Throughout my years as a high school and collegiate baseball player as well as life after ball, I have been lucky enough to hear speeches from many profound MLB names. I have been graced with words of wisdom from the likes of Duane Ward, Sandy Alomar Sr., Bruce Hurst, Goose Gossage, Tim Raines, and most recently Homer Bush. Though every one of them has vastly different experiences and stories to share, there are some common themes that I have noticed throughout the years: enjoying the moment, perseverance, and humility.
Homer Bush made those three ideas the focal points of his speech. A likable guy, Mr. Bush stood up on the stage at the Vauxhall Academy of Baseball and was not afraid to admit short-comings or disappointment from injuries. As he puts it,“Many great things, many amazing things have happened to me in my career”; and isn’t that a wonderful outlook on sport and life in general? Too many people seem to take their success for granted, especially those working their way through the ranks. Homer spent 7 years in the minors with the Padres and Yankees before making it big. That’s a pretty long time to be spent on buses and in cheap hotels.
Though that may seem like hell to some people, Mr. Bush explained that “every time I moved up a level it was like the Big Leagues for me”. Having been a high school football star in East St. Louis, he never really thought baseball would be his calling. It wasn’t until he was drafted that he really thought about a future in the sport. He shared his wisdom happily, and gave me an impression that no matter what you’re doing to achieve a goal, you have to enjoy every step; even the boring ones. As long as you have a goal in mind, the steps you take to getting there are the things you will need to remember once you arrive. Every little moment in time has a purpose and if you can take a lesson from all of your experiences, you will surely advance in life.
This may ring true when you remember your days in post-secondary, churning out papers and lab reports and studying for hours on end. I’m not sure if I know anyone who misses those days, but it was an integral aspect of maturity and growth towards a goal – graduating. You can apply this to many other aspects of life as well and for Homer, it was grinding through the minors. Before finally making it big with the New York Yankees in 1998, he had to fight for a position that nobody thought he would make. In his rookie season they won the World Series; the team was loaded with many all-time Yankee greats and he didn’t take that experience for granted either. He described it as surreal, often finding himself stepping back and thinking “wow, I’m really playing in the majors with these legends”. This realization allowed him to stay humble throughout his career.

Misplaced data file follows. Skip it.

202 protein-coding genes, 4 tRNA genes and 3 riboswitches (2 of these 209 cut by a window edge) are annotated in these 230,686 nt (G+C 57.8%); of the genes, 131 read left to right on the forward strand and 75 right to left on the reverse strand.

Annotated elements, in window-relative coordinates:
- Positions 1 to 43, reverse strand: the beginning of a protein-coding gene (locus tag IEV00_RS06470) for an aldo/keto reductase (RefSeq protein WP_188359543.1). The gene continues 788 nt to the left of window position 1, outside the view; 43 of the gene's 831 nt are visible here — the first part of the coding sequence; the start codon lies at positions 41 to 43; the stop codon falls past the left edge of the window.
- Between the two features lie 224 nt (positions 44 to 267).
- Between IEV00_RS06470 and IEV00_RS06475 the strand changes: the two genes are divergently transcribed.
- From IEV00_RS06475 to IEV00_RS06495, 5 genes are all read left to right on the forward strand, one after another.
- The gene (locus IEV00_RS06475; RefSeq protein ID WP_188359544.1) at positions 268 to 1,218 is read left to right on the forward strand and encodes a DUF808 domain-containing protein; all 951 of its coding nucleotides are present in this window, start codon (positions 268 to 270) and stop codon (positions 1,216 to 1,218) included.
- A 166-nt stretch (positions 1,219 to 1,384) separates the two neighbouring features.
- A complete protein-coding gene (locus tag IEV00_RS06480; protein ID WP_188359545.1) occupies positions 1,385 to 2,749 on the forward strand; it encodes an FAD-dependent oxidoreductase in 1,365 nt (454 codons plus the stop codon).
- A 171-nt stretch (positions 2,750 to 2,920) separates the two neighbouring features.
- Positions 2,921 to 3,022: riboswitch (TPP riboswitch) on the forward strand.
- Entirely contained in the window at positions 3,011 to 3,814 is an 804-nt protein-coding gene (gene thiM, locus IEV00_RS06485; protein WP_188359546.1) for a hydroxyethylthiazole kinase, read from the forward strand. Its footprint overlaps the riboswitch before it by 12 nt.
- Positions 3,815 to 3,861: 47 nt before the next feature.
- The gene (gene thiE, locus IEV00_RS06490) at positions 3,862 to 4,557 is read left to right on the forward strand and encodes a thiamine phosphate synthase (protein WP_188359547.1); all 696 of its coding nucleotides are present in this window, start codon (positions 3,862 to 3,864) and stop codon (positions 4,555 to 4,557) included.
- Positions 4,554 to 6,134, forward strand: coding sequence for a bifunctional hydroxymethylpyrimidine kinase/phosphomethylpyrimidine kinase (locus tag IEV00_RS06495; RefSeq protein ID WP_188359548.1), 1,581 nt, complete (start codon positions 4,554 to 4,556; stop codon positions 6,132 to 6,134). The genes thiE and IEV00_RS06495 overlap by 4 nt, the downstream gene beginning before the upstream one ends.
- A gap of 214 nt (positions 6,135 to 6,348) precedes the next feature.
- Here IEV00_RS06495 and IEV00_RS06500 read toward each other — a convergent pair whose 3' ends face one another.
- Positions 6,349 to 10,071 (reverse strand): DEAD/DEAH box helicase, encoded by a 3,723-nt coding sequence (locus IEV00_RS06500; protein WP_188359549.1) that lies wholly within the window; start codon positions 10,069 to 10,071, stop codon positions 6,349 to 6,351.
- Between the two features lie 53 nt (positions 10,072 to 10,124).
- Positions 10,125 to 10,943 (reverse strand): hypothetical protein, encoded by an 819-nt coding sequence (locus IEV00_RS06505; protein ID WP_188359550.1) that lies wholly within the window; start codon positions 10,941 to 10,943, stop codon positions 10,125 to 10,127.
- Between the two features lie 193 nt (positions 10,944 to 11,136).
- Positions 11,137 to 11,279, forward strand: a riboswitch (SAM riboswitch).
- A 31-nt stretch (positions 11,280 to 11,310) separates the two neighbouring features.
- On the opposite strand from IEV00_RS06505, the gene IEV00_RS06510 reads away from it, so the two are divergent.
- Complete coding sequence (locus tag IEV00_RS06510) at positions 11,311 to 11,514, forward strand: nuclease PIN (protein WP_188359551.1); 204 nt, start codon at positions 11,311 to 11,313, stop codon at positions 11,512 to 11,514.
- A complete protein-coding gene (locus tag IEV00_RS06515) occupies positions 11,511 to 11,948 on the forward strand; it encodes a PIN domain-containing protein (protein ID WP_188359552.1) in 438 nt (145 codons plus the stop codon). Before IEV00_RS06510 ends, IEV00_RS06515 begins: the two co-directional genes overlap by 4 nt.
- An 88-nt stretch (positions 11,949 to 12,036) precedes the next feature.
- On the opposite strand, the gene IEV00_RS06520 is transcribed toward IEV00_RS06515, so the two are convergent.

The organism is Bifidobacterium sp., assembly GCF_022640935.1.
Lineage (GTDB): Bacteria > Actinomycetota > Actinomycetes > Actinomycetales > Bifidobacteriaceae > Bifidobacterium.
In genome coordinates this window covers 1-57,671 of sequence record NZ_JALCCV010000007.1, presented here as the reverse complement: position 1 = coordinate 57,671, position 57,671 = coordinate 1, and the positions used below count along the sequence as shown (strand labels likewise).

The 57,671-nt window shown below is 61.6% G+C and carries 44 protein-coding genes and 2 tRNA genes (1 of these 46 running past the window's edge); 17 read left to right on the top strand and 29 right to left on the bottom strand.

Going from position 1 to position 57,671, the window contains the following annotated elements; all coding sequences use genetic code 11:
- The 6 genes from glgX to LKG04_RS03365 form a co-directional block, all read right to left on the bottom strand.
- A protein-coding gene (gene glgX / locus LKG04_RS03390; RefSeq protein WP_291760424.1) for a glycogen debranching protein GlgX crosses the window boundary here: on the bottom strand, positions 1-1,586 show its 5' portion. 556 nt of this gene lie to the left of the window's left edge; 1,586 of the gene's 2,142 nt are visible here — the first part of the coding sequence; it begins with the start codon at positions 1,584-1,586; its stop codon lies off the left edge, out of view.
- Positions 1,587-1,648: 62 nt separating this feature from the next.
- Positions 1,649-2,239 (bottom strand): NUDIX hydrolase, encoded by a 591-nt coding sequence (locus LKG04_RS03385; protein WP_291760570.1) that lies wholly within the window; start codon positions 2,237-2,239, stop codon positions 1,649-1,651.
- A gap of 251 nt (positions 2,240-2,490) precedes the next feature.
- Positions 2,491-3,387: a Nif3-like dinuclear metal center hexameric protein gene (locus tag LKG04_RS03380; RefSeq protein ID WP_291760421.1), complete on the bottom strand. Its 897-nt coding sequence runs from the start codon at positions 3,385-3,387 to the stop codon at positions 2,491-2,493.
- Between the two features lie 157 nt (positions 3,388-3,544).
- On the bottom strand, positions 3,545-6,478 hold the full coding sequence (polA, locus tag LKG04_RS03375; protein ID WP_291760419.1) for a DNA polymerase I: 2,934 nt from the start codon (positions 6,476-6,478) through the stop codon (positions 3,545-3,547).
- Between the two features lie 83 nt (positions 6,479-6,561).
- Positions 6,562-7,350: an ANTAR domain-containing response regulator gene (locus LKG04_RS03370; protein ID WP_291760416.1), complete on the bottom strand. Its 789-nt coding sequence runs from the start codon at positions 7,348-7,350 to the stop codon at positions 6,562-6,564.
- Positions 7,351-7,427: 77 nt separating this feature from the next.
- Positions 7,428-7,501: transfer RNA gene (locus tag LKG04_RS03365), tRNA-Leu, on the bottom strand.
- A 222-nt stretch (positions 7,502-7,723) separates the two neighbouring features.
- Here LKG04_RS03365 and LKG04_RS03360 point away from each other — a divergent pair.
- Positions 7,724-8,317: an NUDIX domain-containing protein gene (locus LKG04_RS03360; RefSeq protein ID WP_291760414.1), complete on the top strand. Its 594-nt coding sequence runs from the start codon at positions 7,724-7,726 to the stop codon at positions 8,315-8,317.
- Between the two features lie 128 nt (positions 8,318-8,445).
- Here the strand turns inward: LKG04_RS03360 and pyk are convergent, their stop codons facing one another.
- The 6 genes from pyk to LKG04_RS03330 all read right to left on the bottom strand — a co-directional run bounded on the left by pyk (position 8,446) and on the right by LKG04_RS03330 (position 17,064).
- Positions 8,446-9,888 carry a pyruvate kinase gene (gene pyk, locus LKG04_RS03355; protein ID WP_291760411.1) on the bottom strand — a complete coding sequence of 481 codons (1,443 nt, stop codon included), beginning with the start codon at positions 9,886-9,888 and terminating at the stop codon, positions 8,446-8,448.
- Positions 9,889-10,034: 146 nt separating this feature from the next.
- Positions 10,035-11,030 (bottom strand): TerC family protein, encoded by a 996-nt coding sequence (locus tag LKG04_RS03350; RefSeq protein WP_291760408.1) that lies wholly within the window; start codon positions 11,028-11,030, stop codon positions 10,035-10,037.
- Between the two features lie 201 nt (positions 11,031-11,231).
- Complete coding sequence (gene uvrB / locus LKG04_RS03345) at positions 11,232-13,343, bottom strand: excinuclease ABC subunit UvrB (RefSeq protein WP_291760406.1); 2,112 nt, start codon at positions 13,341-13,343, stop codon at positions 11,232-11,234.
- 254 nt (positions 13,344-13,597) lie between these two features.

Having made the jump from the inner city of East St. Louis to the flashing lights of New York City he remained true to himself, remembering his family and roots, simply trying to learn as much as he could from the likes of Derek Jeter, Tim Raines and Bernie Williams. One of his thoughts that I found interesting was “nobody wanted to hear my hitting philosophy when I’m just a rookie and we’ve got guys like that around”. And it’s true, that even though 99% of the baseball world could learn a thing or two from Homer Bush, he was still learning every day from his mentors in the major leagues. His humility stayed true when he was traded to the Toronto Blue Jays and was told “you’re my 2nd baseman”. He took the opportunity with grace and strived to lead his team to a World Series. Too often, people take promotions and power and use them the wrong way; either for personal gain or to take advantage of others. It is Homer’s give-back, team-first attitude that sets him apart from the other speakers I’ve heard. His humility reminds me that with any success you are fortunate to earn, giving back to the community is a great way to show your thanks for your opportunities.
Though Homer’s career was cut short by hip injuries, he has found ways to share his dream with others. He currently helps the Blue Jays run baseball camps for kids throughout Canada, increasing the awareness and passion for baseball across the country. He really made me think about my opportunities and what I would do if I were to achieve more throughout my life. I already want to give back and maybe this blog can help some people realize their potential too, because no matter where you come from or what you start out as, you can always reach your dreams if you enjoy the moment, persevere, and stay humble.
Thanks for reading and please let me know what you think in the comments.